- December 4, 2013 | Authors: Chanley T. Howell; Peter I. Sanborn
- Law Firms: Foley & Lardner LLP - Jacksonville Office ; Foley & Lardner LLP - Boston Office
A recently signed California law requires website operators to include a disclosure in their privacy policies regarding how their websites respond to “Do Not Track” mechanisms.
California Governor Jerry Brown recently signed into law a bill that requires operators of websites and online services, including mobile applications, to disclose in their privacy policies how they respond to “Do Not Track” mechanisms in web browsers. The law amends the California Online Privacy Protection Act (“CalOPPA”), and website operators and online service providers have until January 1, 2014 to comply with the new requirements.
Summary of Changes to CalOPPA
Failure to comply with the new requirements could result in fines of $2,500 per violation. With respect to mobile applications, the California Attorney General has indicated that each download of a mobile application that does not comply with the new requirements constitutes a violation and can trigger the fine.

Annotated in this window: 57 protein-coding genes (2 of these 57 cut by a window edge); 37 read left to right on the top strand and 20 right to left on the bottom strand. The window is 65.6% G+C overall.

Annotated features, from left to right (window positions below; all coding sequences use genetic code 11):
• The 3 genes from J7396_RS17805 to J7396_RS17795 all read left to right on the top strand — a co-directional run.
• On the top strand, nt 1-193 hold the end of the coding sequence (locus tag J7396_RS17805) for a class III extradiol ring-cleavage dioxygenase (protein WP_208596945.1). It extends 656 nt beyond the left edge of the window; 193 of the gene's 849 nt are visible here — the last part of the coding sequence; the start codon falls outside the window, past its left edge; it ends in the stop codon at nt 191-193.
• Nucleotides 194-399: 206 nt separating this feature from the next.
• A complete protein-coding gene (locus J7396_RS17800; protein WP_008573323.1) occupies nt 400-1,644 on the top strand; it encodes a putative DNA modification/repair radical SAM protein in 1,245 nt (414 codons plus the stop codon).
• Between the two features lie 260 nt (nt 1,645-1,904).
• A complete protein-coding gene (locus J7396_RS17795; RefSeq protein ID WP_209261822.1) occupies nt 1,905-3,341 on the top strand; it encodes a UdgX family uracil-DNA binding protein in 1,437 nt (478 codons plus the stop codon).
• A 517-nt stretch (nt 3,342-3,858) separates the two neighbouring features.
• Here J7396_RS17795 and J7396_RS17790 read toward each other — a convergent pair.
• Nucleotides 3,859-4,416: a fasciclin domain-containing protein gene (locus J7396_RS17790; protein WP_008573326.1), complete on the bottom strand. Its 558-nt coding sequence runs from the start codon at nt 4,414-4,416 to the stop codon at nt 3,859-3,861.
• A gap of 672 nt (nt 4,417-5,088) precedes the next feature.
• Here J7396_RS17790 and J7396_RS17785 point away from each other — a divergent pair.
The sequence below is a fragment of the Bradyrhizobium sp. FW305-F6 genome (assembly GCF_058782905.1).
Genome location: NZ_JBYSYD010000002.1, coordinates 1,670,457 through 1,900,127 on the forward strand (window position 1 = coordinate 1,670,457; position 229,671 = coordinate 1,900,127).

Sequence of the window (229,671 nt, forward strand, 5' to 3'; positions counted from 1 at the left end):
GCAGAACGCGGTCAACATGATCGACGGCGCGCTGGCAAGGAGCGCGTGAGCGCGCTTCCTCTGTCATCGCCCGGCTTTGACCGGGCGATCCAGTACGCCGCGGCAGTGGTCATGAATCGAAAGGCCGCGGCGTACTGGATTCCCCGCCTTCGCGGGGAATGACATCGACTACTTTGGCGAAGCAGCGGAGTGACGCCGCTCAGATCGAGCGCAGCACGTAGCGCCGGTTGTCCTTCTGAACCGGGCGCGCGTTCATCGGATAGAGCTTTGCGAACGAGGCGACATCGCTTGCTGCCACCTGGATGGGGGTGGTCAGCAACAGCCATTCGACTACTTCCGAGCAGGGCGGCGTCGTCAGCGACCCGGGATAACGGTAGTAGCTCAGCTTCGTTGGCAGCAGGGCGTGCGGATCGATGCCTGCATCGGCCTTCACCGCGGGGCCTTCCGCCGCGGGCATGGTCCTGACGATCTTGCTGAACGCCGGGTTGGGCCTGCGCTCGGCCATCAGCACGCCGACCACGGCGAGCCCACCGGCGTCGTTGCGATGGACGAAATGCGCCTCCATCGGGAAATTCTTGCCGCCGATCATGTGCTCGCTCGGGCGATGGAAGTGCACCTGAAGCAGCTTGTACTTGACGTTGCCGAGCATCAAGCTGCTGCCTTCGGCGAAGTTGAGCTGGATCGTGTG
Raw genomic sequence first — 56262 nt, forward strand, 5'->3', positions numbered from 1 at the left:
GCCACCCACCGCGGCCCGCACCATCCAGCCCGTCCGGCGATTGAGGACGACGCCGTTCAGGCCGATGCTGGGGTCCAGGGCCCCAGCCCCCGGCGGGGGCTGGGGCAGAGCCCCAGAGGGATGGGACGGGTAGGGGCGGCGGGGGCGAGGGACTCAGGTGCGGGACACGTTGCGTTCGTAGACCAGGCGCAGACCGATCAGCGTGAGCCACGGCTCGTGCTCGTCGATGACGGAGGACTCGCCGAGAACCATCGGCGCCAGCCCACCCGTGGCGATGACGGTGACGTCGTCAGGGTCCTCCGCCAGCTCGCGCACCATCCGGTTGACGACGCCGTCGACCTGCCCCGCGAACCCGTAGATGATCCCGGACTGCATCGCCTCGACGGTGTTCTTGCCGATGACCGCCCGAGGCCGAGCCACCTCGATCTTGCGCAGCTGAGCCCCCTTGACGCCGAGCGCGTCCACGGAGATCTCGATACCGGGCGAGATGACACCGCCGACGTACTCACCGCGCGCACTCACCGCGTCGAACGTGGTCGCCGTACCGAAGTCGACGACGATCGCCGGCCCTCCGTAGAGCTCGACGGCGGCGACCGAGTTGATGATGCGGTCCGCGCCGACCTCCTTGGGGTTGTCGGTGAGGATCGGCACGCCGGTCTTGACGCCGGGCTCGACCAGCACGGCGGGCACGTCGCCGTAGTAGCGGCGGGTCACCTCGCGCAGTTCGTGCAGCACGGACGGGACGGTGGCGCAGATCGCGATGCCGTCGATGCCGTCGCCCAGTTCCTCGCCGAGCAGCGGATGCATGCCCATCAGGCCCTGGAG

Best Practices for Compliance
As part of updating its privacy policies to comply with the new Do Not Track requirements of CalOPPA, website owners and operators should undertake the following best practices:
Identify the tracking mechanisms in place on its websites and online services, including (a) the specific types of personal information collected by the tracking mechanism and (b) whether users have the option to control whether and how the mechanisms are used and whether the operator will honor the user’s choice. The list should include the tracking mechanisms used by the operator itself, as well as any tracking mechanisms placed by third parties, including advertisers and analytics services.
- Identify any other mechanisms that collect personal information from users, including social media plug ins. While the changes to CalOPPA do not necessarily target these kinds of data collection mechanisms, operators should consider disclosing them to users in their privacy policies.